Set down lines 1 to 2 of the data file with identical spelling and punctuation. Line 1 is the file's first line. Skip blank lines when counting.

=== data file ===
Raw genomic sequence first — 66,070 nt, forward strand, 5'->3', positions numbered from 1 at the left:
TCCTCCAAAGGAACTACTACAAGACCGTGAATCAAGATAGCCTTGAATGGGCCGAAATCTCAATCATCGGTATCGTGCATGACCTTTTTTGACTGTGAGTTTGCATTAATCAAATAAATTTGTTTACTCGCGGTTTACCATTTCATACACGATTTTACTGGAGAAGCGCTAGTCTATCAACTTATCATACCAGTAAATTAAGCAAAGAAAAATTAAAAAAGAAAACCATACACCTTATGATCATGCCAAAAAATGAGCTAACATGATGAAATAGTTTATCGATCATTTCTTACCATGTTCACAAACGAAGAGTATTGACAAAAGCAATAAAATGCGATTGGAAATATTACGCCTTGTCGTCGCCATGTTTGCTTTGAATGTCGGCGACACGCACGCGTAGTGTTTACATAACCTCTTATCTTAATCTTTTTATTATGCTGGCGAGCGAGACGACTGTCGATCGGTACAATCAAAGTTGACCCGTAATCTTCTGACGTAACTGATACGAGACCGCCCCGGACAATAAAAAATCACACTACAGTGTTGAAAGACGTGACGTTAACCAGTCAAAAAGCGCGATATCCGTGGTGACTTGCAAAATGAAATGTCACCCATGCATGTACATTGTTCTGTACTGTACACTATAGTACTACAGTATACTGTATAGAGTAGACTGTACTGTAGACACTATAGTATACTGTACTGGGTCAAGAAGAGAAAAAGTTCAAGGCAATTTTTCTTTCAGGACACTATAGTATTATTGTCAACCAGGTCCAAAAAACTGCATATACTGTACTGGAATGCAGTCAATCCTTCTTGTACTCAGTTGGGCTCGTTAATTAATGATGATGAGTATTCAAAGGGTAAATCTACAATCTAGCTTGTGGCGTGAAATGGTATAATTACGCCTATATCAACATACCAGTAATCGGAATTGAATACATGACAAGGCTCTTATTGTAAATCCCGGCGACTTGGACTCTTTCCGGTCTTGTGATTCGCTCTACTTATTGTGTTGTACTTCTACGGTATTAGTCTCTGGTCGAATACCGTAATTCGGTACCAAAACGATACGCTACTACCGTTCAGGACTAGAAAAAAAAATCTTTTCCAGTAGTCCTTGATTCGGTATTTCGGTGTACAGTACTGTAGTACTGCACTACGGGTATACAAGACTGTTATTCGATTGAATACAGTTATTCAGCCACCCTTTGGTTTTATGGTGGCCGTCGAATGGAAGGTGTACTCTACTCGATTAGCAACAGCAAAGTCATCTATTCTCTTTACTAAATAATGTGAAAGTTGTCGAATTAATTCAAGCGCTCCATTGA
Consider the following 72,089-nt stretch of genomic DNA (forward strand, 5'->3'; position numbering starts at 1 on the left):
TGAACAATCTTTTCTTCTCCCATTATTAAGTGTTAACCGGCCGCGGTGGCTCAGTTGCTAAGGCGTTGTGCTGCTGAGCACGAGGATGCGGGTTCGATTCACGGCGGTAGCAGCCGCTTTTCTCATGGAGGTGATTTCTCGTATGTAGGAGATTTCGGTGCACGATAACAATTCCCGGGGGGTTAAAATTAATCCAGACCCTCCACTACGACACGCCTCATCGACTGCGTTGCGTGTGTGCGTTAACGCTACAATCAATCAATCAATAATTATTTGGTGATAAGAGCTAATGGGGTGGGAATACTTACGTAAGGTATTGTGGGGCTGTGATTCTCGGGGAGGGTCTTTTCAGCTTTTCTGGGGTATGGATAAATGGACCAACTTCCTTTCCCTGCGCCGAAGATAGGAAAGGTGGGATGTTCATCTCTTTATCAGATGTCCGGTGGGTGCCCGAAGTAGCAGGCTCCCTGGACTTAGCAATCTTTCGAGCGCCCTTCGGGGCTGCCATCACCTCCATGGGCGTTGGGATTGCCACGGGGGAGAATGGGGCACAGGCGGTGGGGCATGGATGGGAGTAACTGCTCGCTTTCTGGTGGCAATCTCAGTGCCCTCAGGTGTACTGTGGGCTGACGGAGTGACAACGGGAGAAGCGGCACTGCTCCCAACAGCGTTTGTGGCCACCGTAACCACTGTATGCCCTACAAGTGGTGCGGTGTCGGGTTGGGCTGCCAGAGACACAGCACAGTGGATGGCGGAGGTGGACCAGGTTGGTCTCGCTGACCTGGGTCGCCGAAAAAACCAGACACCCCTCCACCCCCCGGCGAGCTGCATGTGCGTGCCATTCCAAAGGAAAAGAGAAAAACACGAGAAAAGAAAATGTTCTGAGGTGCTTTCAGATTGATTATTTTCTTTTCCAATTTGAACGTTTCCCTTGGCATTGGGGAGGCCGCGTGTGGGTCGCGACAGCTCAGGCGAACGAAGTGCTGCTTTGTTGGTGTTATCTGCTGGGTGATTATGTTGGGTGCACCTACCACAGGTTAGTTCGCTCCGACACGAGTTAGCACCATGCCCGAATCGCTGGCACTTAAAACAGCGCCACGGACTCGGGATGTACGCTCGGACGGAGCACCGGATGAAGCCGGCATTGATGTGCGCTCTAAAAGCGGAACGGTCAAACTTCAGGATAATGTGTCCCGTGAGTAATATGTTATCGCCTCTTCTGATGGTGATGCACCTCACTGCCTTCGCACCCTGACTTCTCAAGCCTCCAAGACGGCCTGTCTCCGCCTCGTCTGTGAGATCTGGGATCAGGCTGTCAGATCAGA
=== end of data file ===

Raw genomic sequence first — 66,070 nt, forward strand, 5'->3', positions numbered from 1 at the left:
TCCTCCAAAGGAACTACTACAAGACCGTGAATCAAGATAGCCTTGAATGGGCCGAAATCTCAATCATCGGTATCGTGCATGACCTTTTTTGACTGTGAGTTTGCATTAATCAAATAAATTTGTTTACTCGCGGTTTACCATTTCATACACGATTTTACTGGAGAAGCGCTAGTCTATCAACTTATCATACCAGTAAATTAAGCAAAGAAAAATTAAAAAAGAAAACCATACACCTTATGATCATGCCAAAAAATGAGCTAACATGATGAAATAGTTTATCGATCATTTCTTACCATGTTCACAAACGAAGAGTATTGACAAAAGCAATAAAATGCGATTGGAAATATTACGCCTTGTCGTCGCCATGTTTGCTTTGAATGTCGGCGACACGCACGCGTAGTGTTTACATAACCTCTTATCTTAATCTTTTTATTATGCTGGCGAGCGAGACGACTGTCGATCGGTACAATCAAAGTTGACCCGTAATCTTCTGACGTAACTGATACGAGACCGCCCCGGACAATAAAAAATCACACTACAGTGTTGAAAGACGTGACGTTAACCAGTCAAAAAGCGCGATATCCGTGGTGACTTGCAAAATGAAATGTCACCCATGCATGTACATTGTTCTGTACTGTACACTATAGTACTACAGTATACTGTATAGAGTAGACTGTACTGTAGACACTATAGTATACTGTACTGGGTCAAGAAGAGAAAAAGTTCAAGGCAATTTTTCTTTCAGGACACTATAGTATTATTGTCAACCAGGTCCAAAAAACTGCATATACTGTACTGGAATGCAGTCAATCCTTCTTGTACTCAGTTGGGCTCGTTAATTAATGATGATGAGTATTCAAAGGGTAAATCTACAATCTAGCTTGTGGCGTGAAATGGTATAATTACGCCTATATCAACATACCAGTAATCGGAATTGAATACATGACAAGGCTCTTATTGTAAATCCCGGCGACTTGGACTCTTTCCGGTCTTGTGATTCGCTCTACTTATTGTGTTGTACTTCTACGGTATTAGTCTCTGGTCGAATACCGTAATTCGGTACCAAAACGATACGCTACTACCGTTCAGGACTAGAAAAAAAAATCTTTTCCAGTAGTCCTTGATTCGGTATTTCGGTGTACAGTACTGTAGTACTGCACTACGGGTATACAAGACTGTTATTCGATTGAATACAGTTATTCAGCCACCCTTTGGTTTTATGGTGGCCGTCGAATGGAAGGTGTACTCTACTCGATTAGCAACAGCAAAGTCATCTATTCTCTTTACTAAATAATGTGAAAGTTGTCGAATTAATTCAAGCGCTCCATTGA